Heat stroke is a killer. People like to laugh and kid around about heatstroke being a “meh” sickness. It is not “meh,” it is deadly.
Although this is not strictly school bus related it does come in to partial play. Schools do not always use school buses to transport children to and from school. A good amount of districts will use vans in special education situations. They use them for a multitude of reasons but one being that the students are easier to control in a van. They can be buckled or harnessed in, there is a much smaller count, and they have less distractions that can be upsetting to certain special needs.
Van’s have many positives but can be just as deadly is not used properly. A school bus can have a “No child left behind system installed”. Most of the buses these days do. Vans have no such system as of yet. They have to be checked by reminder or habit and not out of warning or need. It is dangerous because humans are not perfect. We get distracted by what comes next and when your sure you dropped everyone off, why check to see if there is anyone on board.
Mistakes can be fatal and van in schools or used to transport public children should be required to have a safety check!
Last year I covered an incident where a handicapped girl in a wheel tipped over and smacked her head on the seat next to her. She then rode tipped over for three minutes until the driver reached her home. At which point the driver and aide righted her and helped her off.
Her mother is suing the school district for her daughters injuries and this has resulted in some serious wheel chair safety talks.
Obviously more then one thing is wrong with the above situation but Darren Reaume, national training manager for a wheelchair restraint system points out a big one, the proper training just isn’t there.
Wheel chairs come in many shapes and sizes. That means that knowing how to properly secure any chair is a very big deal. The news went on and noted that the chairs wheels weren’t locked, well when the chair is properly secured the wheels being unlocked does not matter. Shows what they know and where our training is lacking. School bus drivers need to secure the chair itself, not the wheels.
Proper training would have prevented such an incident and proper training is what we need going forward. The media should not be telling us how to do things, we should know and act before something like this occurs again.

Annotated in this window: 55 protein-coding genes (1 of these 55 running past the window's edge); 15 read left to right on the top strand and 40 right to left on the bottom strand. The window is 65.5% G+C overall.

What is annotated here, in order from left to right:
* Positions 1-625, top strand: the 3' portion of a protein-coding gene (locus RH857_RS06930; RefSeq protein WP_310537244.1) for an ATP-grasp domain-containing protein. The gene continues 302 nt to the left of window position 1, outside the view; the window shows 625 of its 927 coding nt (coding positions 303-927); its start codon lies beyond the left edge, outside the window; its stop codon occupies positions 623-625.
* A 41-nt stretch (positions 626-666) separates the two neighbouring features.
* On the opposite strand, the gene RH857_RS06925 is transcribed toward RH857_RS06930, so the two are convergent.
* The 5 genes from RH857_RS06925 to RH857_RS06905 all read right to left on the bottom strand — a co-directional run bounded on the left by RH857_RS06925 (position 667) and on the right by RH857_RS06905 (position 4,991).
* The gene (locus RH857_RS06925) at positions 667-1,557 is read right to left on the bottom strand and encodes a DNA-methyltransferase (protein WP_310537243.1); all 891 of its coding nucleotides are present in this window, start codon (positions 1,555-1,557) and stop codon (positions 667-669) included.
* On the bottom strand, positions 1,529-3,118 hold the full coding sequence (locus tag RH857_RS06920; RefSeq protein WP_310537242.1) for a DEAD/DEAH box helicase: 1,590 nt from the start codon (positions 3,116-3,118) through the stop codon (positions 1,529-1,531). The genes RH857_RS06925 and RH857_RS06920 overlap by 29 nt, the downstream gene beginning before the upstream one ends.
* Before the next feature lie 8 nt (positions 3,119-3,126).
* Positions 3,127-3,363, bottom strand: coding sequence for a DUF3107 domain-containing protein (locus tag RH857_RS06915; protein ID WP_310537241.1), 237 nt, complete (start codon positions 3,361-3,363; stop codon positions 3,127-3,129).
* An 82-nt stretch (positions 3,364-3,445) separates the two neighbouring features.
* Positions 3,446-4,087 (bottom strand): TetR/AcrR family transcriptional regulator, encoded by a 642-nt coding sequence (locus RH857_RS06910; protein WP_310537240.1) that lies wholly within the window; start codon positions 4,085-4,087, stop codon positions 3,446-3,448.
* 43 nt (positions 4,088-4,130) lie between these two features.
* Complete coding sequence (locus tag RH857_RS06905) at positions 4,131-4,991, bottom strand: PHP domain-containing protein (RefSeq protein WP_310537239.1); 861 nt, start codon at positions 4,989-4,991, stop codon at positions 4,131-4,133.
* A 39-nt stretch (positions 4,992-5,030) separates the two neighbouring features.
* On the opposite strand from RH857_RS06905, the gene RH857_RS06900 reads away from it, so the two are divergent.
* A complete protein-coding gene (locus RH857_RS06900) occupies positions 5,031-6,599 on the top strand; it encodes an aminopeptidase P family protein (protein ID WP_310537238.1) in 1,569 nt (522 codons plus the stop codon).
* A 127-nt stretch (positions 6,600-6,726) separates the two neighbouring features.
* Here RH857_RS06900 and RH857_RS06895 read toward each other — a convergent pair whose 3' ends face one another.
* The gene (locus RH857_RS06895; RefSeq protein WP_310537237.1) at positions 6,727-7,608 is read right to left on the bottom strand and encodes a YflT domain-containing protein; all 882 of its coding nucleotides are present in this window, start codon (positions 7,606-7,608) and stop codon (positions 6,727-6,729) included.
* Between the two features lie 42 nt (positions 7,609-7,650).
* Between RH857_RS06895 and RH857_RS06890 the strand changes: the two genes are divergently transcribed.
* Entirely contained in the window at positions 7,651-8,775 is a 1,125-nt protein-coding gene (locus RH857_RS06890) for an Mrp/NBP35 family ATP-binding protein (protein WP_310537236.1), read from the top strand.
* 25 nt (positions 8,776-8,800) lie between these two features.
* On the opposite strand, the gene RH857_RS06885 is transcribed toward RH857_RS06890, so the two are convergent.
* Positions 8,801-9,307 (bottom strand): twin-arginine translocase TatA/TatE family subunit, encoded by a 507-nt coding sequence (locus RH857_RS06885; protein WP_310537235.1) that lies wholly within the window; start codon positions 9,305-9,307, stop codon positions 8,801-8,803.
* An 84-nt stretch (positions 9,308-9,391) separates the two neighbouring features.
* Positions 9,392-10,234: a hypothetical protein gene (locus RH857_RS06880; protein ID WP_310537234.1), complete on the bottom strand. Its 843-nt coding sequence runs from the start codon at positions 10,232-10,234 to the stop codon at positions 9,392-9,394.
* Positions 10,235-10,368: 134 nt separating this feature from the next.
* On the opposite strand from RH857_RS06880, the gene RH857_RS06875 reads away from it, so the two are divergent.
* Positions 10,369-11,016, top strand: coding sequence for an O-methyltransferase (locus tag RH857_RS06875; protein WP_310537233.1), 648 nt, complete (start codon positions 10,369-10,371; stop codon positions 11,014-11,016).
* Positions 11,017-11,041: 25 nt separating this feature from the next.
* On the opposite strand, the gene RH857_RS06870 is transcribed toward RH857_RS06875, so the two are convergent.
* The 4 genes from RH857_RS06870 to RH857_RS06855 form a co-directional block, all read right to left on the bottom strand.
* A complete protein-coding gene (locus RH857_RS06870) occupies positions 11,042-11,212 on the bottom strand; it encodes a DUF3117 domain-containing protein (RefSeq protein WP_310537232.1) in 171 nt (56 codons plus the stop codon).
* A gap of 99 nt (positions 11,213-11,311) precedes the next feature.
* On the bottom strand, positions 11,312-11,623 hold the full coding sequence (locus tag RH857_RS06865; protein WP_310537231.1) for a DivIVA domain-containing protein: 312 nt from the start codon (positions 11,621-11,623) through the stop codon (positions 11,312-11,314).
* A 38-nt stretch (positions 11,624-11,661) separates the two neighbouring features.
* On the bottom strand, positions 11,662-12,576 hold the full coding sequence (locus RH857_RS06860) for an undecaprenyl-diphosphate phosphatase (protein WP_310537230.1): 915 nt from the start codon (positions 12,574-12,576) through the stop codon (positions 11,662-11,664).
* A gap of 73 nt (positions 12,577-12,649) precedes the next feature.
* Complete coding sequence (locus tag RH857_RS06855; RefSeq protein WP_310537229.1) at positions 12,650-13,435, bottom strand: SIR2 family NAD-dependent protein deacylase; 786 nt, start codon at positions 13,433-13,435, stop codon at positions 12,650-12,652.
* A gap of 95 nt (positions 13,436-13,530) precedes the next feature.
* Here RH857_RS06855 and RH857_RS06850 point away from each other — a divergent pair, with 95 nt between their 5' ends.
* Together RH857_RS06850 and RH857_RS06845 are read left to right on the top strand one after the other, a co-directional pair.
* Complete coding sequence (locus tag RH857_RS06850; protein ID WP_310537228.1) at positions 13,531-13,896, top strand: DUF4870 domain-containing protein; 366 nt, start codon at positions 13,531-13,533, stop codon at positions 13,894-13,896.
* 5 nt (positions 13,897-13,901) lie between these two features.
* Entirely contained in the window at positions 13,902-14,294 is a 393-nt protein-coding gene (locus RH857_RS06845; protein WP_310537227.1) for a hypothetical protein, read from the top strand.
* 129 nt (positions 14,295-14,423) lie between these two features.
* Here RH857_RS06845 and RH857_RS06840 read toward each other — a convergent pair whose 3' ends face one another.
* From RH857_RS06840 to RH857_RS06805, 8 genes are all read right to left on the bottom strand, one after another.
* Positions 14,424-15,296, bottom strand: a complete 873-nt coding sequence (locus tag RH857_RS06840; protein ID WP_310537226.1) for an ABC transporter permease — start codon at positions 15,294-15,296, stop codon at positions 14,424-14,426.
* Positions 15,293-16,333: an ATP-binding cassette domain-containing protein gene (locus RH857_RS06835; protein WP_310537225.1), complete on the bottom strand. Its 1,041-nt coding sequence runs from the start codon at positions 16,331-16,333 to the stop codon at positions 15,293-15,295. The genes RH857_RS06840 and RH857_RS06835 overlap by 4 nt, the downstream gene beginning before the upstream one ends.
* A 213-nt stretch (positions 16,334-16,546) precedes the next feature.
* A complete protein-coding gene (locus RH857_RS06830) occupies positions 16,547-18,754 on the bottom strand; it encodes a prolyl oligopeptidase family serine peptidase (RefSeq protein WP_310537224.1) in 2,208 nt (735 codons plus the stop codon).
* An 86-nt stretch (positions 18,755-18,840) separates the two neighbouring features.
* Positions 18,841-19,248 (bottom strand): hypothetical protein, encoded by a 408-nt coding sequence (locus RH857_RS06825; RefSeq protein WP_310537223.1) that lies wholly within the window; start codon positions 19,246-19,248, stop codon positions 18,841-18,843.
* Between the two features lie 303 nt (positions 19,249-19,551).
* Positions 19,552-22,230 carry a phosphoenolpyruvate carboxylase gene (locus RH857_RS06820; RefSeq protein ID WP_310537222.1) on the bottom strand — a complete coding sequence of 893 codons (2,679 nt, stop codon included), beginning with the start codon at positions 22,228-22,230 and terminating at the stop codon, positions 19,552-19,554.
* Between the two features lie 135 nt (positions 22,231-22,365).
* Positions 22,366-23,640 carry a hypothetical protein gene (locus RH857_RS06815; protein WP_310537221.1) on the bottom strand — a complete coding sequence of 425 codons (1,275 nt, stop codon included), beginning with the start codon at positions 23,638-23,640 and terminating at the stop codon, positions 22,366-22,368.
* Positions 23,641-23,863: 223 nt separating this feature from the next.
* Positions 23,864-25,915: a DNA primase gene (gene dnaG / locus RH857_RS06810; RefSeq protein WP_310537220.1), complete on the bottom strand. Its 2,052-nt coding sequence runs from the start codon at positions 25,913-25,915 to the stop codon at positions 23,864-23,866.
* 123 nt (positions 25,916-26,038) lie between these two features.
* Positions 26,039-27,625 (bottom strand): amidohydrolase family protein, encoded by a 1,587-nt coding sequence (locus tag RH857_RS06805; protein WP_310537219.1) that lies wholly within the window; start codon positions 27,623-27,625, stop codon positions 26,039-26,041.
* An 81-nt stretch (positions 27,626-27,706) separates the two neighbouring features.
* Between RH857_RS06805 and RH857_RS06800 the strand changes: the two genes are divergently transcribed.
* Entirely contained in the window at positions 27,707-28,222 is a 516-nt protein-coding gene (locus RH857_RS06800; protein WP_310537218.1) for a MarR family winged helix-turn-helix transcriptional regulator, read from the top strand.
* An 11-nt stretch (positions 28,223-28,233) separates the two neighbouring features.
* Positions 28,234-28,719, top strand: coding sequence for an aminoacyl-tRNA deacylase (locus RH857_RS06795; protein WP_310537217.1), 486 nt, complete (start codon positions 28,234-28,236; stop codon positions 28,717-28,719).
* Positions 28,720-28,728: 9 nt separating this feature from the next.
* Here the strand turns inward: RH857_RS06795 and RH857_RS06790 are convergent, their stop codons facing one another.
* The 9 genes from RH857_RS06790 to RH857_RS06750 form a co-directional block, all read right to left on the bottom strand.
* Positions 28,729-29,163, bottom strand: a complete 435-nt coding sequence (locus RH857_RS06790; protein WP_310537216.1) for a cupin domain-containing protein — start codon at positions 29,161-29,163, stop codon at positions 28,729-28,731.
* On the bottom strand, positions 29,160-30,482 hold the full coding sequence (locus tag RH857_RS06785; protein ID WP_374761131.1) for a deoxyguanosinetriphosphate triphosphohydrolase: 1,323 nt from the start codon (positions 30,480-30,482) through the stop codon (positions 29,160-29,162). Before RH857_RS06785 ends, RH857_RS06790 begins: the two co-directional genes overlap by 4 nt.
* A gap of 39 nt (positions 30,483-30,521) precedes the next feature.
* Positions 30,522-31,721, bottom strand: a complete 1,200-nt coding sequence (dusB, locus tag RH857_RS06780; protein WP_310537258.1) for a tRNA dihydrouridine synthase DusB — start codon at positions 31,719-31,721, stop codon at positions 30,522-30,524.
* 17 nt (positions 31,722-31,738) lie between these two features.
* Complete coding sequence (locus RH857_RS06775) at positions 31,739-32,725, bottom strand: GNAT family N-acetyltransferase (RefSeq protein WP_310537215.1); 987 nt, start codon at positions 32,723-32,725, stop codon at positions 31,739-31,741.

Walker, who drove and crashed a school bus in Chattanooga Tennessee last November is facing new charges in his trial.
Acording to reports Walker faces six counts of vehicular homicide, charges of reckless aggravated assault, reckless endangerment, reckless driving and using a portable electronic device as a bus driver.
He is a deplorable example of what a school bus driver should be like. We put all of our trust I the people who bring our children to school for us everyday and he leaves me with a bad taste in my mouth.
There is further talk that he may not face any jail if he receives alternative judgement such as probation with a community service time.
I hope for the charges to all stick and letting this man anywhere near a moving vehicle should never be allowed!
Holmes county sheriff department was led on a wildgoose chase a few days ago when a local mans crime spree took a violent turn!
The suspect (whose original reason for fleeing was not stated) first encountered and injured a man in his home with a hammer while trying to steal his car. Upon this initial failure he attempted to break into a second home, and steal a mail delivery vehicle before he entered a school.
While in bethlehem school he was held at gun point by an armed school worker. At this point he was also being chased by a passing cop who witnessed him while he was breaking into the second home. After a brief hold up he escaped onto a school bus and went on a terrifying ride down BOTH sides of the road.
Just out side of town the cops shot the tires of the stolen school bus and was able to apprehend the suspect soon after he crashed into the woods.
This is a crazy story full of misfortune. I can’t believe how unfortunate the school and all of this bad mans victims were. I hope no one is too hurt and the school is able to recover in time.
A 40 year old women was driving and turned down a street going the wrong way.
She immediatly collided head on with the school bus! She was brought to he hospital with severe injuries. Only one child on the bus was brought to the hospital with minor injuries while 11 other ps where. Heckled out at the accidents location.
Not much else has been reported and the ages of the children on board were not disclosed.
When a car and a bus collide the bus pretty much always comes out on top due to its raised carriage design and size. Lucky for all involved!
Pit would be nice to see the accident report and how the front end of the bus ended up. Maybe a future report will mention more details, until then here hoping everyone comes out alright!